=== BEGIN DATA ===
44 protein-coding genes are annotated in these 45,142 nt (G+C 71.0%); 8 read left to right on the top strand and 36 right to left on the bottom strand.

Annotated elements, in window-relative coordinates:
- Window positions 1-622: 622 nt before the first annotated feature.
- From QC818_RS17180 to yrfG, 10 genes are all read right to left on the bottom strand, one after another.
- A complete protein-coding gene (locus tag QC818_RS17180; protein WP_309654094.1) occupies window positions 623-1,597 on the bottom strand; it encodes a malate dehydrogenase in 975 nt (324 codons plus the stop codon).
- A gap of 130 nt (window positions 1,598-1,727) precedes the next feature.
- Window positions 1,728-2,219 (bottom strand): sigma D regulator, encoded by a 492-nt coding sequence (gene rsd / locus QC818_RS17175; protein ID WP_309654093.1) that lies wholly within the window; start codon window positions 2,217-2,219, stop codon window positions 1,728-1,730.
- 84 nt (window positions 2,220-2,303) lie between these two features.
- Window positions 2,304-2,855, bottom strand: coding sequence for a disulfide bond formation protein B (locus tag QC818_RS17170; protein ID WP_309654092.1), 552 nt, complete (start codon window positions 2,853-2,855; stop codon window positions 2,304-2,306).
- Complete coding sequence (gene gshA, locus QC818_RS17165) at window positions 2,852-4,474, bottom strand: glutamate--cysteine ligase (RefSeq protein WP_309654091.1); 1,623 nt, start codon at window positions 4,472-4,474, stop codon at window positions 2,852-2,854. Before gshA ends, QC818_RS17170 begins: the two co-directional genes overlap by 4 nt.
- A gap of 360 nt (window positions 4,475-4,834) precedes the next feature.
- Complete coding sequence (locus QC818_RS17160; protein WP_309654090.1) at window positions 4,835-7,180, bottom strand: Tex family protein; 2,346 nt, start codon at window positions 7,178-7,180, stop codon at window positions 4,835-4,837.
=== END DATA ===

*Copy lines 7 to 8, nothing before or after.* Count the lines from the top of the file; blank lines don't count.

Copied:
- Window positions 1,728-2,219 (bottom strand): sigma D regulator, encoded by a 492-nt coding sequence (gene rsd / locus QC818_RS17175; protein ID WP_309654093.1) that lies wholly within the window; start codon window positions 2,217-2,219, stop codon window positions 1,728-1,730.
- 84 nt (window positions 2,220-2,303) lie between these two features.